# Strange behavior of Out[]

Let's create two notebooks external.nb and primary.nb. Then call the external.nb notebook from the primary.nb and investigate values of Out[ ]. The context of the external notebook is not important, however for the demonstration of the strange behavior it should contain number of cells. My external.nb notebook contains 4 cells:

a=1;


b=1


c=1


d


The primary notebook contains the single cell which calls the external notebook from the primary. If we put both notebooks in the same directory, the cell is

NotebookEvaluate @ FileNameJoin[
{ NotebookDirectory[EvaluationNotebook[]], "external.nb"}
]


Open the primary.nb and evaluate the cell which calls the evaluation of the external.nb.

The output yields

Out[1] = d


So it returns output of the last cell of the called notebook.

Now refer to input %4 of primary.nb. I would expect an empty output, since at the moment there is no %4 out in the primary notebook. However the result is the same d.

?? Out[]


we see the primary.nb knows all Out[] values of the external.nb notebook. Bug or feature?

• The kernel state (including In/Out values) is not local to notebooks. This is expected. – Szabolcs Mar 19 '19 at 12:05
• That is clear, however why then not to continue the enumeration from the last Out[ ] value the kernel knows in the new notebook? I find this confusing. – user18792 Mar 19 '19 at 12:17
• Right, now I see what you mean. primary.nb keeps counting up from 1, yet higher input line values are already set in Out thanks to external.nb. It is indeed strange. – Szabolcs Mar 19 '19 at 12:22

I am guessing that this has to do with the following note in the NotebookEvaluate documentation:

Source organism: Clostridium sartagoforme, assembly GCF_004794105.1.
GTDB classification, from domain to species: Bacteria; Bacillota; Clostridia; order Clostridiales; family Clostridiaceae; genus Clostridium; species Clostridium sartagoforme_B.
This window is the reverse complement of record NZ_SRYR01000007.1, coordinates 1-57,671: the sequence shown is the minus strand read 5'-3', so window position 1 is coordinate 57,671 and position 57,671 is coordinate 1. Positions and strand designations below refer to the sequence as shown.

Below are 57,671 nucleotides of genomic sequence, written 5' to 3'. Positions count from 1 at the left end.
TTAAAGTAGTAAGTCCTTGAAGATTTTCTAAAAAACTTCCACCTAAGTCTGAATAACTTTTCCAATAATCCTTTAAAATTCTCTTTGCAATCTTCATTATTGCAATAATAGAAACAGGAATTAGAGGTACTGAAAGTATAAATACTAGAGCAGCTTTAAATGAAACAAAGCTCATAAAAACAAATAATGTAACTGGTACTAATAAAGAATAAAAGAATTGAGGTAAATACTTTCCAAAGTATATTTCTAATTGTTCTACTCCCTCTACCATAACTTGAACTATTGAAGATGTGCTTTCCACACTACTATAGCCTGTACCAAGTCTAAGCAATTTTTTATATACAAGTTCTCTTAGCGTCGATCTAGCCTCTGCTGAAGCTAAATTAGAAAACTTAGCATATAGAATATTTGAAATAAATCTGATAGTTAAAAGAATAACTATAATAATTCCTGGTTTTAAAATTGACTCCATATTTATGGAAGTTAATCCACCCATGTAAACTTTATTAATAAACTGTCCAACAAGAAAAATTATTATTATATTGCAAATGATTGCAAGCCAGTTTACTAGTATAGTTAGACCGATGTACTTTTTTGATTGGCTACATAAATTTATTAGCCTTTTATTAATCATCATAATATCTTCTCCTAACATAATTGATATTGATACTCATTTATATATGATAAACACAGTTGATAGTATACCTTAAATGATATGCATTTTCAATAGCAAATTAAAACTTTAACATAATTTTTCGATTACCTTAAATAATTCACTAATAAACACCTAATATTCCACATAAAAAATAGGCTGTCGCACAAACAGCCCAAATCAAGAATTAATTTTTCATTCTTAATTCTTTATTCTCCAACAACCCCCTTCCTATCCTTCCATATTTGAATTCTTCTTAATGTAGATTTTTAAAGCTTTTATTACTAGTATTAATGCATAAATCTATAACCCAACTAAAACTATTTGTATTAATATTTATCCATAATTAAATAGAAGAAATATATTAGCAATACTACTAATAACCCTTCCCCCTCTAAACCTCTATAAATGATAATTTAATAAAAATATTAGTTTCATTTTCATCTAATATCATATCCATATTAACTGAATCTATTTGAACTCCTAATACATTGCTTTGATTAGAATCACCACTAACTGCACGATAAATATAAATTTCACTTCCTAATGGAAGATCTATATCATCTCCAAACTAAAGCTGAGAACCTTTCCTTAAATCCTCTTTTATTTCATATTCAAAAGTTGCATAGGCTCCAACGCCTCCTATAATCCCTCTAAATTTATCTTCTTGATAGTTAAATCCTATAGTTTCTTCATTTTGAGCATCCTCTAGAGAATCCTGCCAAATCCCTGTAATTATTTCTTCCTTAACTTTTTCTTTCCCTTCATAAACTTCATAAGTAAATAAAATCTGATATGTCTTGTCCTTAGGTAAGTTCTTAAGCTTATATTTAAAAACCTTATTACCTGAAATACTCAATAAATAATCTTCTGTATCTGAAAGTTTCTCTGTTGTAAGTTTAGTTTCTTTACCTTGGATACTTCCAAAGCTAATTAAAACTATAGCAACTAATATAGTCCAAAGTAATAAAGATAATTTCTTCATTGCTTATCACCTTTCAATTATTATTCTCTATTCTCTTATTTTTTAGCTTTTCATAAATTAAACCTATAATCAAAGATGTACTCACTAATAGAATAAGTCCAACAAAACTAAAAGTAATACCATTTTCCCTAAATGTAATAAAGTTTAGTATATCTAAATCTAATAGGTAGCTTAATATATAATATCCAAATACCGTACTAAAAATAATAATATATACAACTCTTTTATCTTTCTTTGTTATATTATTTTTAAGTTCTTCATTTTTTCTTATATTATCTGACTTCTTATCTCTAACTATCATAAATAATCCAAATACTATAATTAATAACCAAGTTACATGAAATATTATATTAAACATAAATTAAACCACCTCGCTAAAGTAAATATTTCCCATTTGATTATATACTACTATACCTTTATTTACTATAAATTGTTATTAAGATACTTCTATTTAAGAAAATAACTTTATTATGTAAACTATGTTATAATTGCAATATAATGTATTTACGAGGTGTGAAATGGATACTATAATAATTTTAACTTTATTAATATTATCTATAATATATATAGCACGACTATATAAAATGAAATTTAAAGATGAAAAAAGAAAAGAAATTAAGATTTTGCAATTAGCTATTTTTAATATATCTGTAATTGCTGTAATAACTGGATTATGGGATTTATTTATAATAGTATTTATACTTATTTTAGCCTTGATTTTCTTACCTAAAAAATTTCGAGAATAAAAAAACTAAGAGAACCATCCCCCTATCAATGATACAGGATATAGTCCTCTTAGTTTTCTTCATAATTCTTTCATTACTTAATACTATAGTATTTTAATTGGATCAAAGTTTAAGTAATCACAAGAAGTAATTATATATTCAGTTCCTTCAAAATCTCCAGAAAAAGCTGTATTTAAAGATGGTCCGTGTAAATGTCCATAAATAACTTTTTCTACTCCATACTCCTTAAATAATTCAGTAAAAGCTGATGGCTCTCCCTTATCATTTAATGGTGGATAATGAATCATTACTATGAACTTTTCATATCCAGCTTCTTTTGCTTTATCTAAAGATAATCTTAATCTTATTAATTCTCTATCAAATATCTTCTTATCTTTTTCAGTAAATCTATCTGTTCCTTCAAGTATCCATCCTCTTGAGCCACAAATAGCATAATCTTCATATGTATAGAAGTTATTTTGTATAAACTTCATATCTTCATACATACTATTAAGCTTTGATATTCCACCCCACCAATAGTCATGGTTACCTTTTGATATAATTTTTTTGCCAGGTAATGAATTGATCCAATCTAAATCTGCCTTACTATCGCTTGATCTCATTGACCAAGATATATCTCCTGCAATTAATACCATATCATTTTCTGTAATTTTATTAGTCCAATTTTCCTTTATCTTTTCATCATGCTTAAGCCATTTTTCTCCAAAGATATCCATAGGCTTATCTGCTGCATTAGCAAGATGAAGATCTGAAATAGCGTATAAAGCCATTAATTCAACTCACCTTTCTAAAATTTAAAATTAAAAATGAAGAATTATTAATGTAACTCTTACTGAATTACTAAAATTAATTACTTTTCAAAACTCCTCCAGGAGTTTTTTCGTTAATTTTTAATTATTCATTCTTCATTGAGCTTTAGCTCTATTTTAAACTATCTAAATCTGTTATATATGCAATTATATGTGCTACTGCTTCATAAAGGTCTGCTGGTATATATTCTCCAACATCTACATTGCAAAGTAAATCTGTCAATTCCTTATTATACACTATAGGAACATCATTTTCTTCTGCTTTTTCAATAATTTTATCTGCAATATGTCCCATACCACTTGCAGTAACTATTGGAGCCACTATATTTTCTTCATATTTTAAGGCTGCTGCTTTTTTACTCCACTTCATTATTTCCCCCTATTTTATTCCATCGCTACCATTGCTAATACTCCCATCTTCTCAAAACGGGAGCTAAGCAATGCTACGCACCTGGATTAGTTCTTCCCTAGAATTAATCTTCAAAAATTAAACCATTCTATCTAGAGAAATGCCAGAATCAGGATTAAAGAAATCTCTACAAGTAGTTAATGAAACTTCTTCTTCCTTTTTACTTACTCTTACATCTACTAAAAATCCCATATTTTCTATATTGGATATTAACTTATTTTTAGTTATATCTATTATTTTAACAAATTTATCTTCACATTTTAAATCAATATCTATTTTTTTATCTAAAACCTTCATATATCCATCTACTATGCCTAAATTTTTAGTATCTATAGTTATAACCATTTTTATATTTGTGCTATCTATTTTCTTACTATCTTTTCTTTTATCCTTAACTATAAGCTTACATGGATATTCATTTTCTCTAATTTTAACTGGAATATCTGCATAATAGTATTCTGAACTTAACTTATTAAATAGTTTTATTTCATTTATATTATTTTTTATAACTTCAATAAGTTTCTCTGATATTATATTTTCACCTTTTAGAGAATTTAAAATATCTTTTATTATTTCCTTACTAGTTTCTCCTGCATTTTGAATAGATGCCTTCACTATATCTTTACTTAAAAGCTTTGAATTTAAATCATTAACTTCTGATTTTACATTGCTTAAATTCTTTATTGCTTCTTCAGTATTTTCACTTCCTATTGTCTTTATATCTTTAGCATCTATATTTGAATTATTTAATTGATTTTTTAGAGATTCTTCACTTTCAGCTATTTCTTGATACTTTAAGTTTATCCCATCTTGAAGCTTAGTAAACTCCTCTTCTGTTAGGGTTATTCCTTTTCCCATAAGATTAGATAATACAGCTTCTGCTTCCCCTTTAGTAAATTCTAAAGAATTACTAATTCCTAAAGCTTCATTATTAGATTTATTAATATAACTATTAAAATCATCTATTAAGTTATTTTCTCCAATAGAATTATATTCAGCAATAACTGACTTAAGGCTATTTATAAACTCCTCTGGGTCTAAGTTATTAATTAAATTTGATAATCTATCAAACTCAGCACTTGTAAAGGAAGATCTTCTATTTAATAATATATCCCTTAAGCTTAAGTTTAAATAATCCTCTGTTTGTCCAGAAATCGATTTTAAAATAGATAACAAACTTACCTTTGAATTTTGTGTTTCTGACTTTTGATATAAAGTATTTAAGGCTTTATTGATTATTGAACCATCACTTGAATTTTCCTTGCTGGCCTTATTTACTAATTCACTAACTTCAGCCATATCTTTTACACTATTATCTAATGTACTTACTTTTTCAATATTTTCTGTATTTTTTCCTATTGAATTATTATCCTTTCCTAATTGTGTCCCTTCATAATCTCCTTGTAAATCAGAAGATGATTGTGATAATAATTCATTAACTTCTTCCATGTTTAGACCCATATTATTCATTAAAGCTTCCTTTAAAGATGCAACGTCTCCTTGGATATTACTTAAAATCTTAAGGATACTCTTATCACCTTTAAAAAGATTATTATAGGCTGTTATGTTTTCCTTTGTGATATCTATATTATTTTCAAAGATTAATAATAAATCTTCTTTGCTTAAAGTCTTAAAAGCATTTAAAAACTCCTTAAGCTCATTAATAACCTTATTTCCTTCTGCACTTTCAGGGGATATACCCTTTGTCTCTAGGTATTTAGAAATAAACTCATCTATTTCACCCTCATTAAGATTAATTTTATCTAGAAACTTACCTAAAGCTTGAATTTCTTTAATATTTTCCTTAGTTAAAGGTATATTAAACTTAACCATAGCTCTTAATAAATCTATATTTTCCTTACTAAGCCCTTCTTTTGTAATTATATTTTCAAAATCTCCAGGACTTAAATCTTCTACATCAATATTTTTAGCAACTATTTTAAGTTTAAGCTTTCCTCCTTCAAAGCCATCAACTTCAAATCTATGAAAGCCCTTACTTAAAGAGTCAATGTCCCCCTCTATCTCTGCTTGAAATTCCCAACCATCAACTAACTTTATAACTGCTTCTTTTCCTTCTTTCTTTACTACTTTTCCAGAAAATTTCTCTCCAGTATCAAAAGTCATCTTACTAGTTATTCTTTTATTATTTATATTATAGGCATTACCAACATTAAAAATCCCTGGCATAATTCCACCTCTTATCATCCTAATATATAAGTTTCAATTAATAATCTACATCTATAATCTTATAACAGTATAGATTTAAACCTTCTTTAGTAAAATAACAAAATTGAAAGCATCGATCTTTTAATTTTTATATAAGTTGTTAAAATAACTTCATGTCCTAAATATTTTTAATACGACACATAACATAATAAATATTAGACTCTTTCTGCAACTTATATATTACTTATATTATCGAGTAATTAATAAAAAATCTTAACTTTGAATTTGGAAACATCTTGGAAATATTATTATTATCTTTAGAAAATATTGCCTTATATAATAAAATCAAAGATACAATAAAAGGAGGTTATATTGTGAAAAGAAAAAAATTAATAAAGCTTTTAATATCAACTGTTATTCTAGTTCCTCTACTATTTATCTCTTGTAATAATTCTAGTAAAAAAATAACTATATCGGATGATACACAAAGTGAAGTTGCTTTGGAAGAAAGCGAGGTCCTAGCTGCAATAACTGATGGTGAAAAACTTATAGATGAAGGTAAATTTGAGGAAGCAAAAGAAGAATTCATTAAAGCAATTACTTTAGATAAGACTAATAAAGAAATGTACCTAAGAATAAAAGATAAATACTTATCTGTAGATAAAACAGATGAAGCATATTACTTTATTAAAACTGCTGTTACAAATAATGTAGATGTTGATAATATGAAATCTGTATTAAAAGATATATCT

The cells of the notebook are evaluated in a dialog subsession.

Here is an example session demonstrating similar behaviour:

See Dialog if you are not familiar with it.

Within the dialog, $Line keeps getting incremented as usual, and Out values are set. But once the dialog finishes, $Line is reset to its original value.

This is documented:

Dialog automatically localizes the values of $Line, $MessageList, and $Epilog. Side note: A dialog is something you would normally encounter not when explicitly entering it, but when interrupting evaluation or when debugging (say, you set the debugger to break on a message/assert). Try e.g. Do[Pause[1], {i, 30}], then interrupt using Alt-, (Option-Command-. on Mac). Now you can evaluate i to check its value, or examine the kernel state in other ways. Exit the dialog using Return[]. It is natural that one would not want these evaluations to influence $Line once the dialog has finished.

• Since the behavior is documented I conclude this is the intended design feature. I use NotebookEvaluate for package development, because it is much more convenient way to add new definitions and navigate in the many cell notebook than in plain .m file. I think I will try to add Clear[Out] as the last cell in the external.nb. – user18792 Mar 20 '19 at 7:29
• @user18792 You can edit an .m file as if it were a notebook. You can add section cells and text cells. You can close and open section cells. Try it. – Szabolcs Mar 20 '19 at 8:47